When will Reliance Industries bring Jio’s aggression to JioFiber tariffs?
  • The total broadband of Jio subscriber base currently is less than 20 million subscribers
  • Tariffs announced for JioFiber three months ago was more or less in line with prevailing market rates




Mumbai: Unlike the big bang launch of Reliance Jio Infocomm Ltd’s mobile broadband services three years ago, the company’s plans for its fixed broadband services, under the JioFiber tag, have been far more restrained. While tariffs for its mobile services were far below competition, the tariffs announced for JioFiber three months ago was more or less in line with prevailing market rates.
According to some new reports, this is set to change, with the company reportedly offering a Rs351 monthly plan for fixed broadband services.
But a company official clarified that JioFiber offerings continue to start from Rs. 699 per month, adding that the Rs351 base cost is part of each of the plans announced three months ago. As such, there is no new lower-priced plan as of now. The confusion arose as a result of a Rs351 plan being filed with the regulator, although it must be noted that customers can buy only bundled offerings which start at Rs699 per month.
Note that the total broadband subscriber base in India currently is less than 20 million subscribers, and Jio’s target of reaching 20 million subscribers in the near-term, and 50 million subscribers eventually, has looked far too ambitious.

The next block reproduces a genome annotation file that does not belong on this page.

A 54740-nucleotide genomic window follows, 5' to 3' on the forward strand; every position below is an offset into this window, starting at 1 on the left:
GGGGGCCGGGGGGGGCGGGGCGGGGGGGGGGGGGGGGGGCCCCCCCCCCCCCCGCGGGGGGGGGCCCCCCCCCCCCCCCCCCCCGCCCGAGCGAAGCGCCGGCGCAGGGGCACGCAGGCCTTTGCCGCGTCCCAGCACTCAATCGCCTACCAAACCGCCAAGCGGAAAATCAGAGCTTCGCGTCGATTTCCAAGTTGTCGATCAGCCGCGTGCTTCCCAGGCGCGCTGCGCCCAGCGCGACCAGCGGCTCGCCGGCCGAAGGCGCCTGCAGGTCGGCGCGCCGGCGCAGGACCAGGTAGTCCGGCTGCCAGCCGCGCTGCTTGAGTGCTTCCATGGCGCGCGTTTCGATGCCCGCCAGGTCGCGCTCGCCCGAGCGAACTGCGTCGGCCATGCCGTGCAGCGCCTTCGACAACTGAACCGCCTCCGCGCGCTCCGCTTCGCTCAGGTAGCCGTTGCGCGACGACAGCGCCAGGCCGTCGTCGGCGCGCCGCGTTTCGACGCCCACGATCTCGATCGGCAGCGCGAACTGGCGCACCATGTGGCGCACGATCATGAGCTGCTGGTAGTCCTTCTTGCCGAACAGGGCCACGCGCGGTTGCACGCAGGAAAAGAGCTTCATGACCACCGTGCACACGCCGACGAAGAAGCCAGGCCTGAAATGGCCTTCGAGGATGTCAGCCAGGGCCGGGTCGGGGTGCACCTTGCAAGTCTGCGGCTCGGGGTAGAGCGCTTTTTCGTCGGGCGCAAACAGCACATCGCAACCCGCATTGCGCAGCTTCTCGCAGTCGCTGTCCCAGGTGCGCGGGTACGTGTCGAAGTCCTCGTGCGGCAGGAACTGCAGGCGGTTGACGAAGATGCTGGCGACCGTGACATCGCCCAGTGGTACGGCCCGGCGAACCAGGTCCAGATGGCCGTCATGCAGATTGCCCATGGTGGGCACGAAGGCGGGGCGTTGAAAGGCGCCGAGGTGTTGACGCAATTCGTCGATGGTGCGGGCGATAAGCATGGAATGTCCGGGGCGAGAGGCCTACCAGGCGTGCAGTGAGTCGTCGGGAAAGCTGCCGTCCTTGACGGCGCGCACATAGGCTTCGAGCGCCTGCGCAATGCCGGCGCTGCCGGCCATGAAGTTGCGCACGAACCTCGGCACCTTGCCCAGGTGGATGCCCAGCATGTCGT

Unless tariffs are brought down meaningfully, analysts expect growth to be sluggish in the segment. Even so, Reliance Jio has done well to garner about 0.7 million subscribers for its fixed broadband services by end-September, according to data collated by Telecom Regulatory Authority of India. Considering that competitor Bharti Airtel Ltd took years to reach its current subscriber base of 2.35 million in its home fixed broadband segment, Jio’s feat is commendable.
But to achieve its stated goal, tariffs would need to come down. There is also the matter of reach. Challenges with last-mile connectivity act as a constraint on growth. Taking broadband services to residences involve multiple approvals from authorities, such as municipal corporations and housing societies, which aren’t very easy to come by. Perhaps, Jio will be ready to offer lower tariffs when its reach, in terms of the number of homes it can connect to, reaches greater scale.